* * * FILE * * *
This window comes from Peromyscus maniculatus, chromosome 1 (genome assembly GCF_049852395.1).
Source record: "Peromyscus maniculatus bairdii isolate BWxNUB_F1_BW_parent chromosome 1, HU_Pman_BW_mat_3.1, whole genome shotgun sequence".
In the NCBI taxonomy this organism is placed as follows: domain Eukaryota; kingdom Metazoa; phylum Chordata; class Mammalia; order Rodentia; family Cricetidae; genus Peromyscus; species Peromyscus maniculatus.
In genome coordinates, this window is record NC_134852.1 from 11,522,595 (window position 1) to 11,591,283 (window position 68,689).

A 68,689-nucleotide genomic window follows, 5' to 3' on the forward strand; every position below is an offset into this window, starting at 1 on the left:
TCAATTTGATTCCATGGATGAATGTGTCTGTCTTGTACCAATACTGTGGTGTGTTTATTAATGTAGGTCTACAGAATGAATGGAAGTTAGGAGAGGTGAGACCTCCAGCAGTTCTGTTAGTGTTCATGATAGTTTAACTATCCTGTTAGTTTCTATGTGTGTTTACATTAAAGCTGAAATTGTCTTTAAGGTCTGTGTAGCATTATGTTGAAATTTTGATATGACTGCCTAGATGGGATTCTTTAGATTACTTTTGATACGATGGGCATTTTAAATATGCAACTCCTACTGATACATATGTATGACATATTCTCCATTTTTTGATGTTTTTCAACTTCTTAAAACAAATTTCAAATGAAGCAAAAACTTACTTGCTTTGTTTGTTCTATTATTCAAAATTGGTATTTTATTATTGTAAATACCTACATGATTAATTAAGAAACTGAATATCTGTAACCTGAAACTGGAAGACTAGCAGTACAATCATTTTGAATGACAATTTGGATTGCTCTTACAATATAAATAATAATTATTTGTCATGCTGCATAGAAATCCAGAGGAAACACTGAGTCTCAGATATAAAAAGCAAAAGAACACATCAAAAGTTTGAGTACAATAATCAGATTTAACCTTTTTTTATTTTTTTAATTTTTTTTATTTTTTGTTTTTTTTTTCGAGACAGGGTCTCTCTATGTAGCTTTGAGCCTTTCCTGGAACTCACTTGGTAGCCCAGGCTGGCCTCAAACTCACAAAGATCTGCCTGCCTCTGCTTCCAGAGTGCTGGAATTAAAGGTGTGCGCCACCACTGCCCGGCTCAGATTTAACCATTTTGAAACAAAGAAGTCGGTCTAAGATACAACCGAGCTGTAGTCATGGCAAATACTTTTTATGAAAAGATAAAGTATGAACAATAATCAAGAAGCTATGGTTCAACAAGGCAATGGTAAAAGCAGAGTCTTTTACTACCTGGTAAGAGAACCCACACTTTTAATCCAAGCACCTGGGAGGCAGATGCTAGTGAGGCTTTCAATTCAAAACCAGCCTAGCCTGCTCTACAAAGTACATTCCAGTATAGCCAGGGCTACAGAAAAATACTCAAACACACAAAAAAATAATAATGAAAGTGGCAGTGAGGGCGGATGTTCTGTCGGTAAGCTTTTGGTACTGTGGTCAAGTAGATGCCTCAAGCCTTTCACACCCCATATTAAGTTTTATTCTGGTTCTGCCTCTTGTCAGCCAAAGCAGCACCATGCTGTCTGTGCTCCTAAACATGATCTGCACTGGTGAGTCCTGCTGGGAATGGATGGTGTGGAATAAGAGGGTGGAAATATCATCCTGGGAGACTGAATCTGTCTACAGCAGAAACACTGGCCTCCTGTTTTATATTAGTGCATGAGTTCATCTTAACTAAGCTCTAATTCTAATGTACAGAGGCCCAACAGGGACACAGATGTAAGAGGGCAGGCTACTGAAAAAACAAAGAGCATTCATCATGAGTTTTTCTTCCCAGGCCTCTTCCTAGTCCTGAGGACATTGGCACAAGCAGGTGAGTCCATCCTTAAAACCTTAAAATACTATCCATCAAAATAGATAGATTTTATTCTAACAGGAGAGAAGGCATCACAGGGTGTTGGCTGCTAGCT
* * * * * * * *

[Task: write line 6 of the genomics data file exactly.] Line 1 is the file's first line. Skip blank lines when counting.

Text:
TCAATTTGATTCCATGGATGAATGTGTCTGTCTTGTACCAATACTGTGGTGTGTTTATTAATGTAGGTCTACAGAATGAATGGAAGTTAGGAGAGGTGAGACCTCCAGCAGTTCTGTTAGTGTTCATGATAGTTTAACTATCCTGTTAGTTTCTATGTGTGTTTACATTAAAGCTGAAATTGTCTTTAAGGTCTGTGTAGCATTATGTTGAAATTTTGATATGACTGCCTAGATGGGATTCTTTAGATTACTTTTGATACGATGGGCATTTTAAATATGCAACTCCTACTGATACATATGTATGACATATTCTCCATTTTTTGATGTTTTTCAACTTCTTAAAACAAATTTCAAATGAAGCAAAAACTTACTTGCTTTGTTTGTTCTATTATTCAAAATTGGTATTTTATTATTGTAAATACCTACATGATTAATTAAGAAACTGAATATCTGTAACCTGAAACTGGAAGACTAGCAGTACAATCATTTTGAATGACAATTTGGATTGCTCTTACAATATAAATAATAATTATTTGTCATGCTGCATAGAAATCCAGAGGAAACACTGAGTCTCAGATATAAAAAGCAAAAGAACACATCAAAAGTTTGAGTACAATAATCAGATTTAACCTTTTTTTATTTTTTTAATTTTTTTTATTTTTTGTTTTTTTTTTCGAGACAGGGTCTCTCTATGTAGCTTTGAGCCTTTCCTGGAACTCACTTGGTAGCCCAGGCTGGCCTCAAACTCACAAAGATCTGCCTGCCTCTGCTTCCAGAGTGCTGGAATTAAAGGTGTGCGCCACCACTGCCCGGCTCAGATTTAACCATTTTGAAACAAAGAAGTCGGTCTAAGATACAACCGAGCTGTAGTCATGGCAAATACTTTTTATGAAAAGATAAAGTATGAACAATAATCAAGAAGCTATGGTTCAACAAGGCAATGGTAAAAGCAGAGTCTTTTACTACCTGGTAAGAGAACCCACACTTTTAATCCAAGCACCTGGGAGGCAGATGCTAGTGAGGCTTTCAATTCAAAACCAGCCTAGCCTGCTCTACAAAGTACATTCCAGTATAGCCAGGGCTACAGAAAAATACTCAAACACACAAAAAAATAATAATGAAAGTGGCAGTGAGGGCGGATGTTCTGTCGGTAAGCTTTTGGTACTGTGGTCAAGTAGATGCCTCAAGCCTTTCACACCCCATATTAAGTTTTATTCTGGTTCTGCCTCTTGTCAGCCAAAGCAGCACCATGCTGTCTGTGCTCCTAAACATGATCTGCACTGGTGAGTCCTGCTGGGAATGGATGGTGTGGAATAAGAGGGTGGAAATATCATCCTGGGAGACTGAATCTGTCTACAGCAGAAACACTGGCCTCCTGTTTTATATTAGTGCATGAGTTCATCTTAACTAAGCTCTAATTCTAATGTACAGAGGCCCAACAGGGACACAGATGTAAGAGGGCAGGCTACTGAAAAAACAAAGAGCATTCATCATGAGTTTTTCTTCCCAGGCCTCTTCCTAGTCCTGAGGACATTGGCACAAGCAGGTGAGTCCATCCTTAAAACCTTAAAATACTATCCATCAAAATAGATAGATTTTATTCTAACAGGAGAGAAGGCATCACAGGGTGTTGGCTGCTAGCT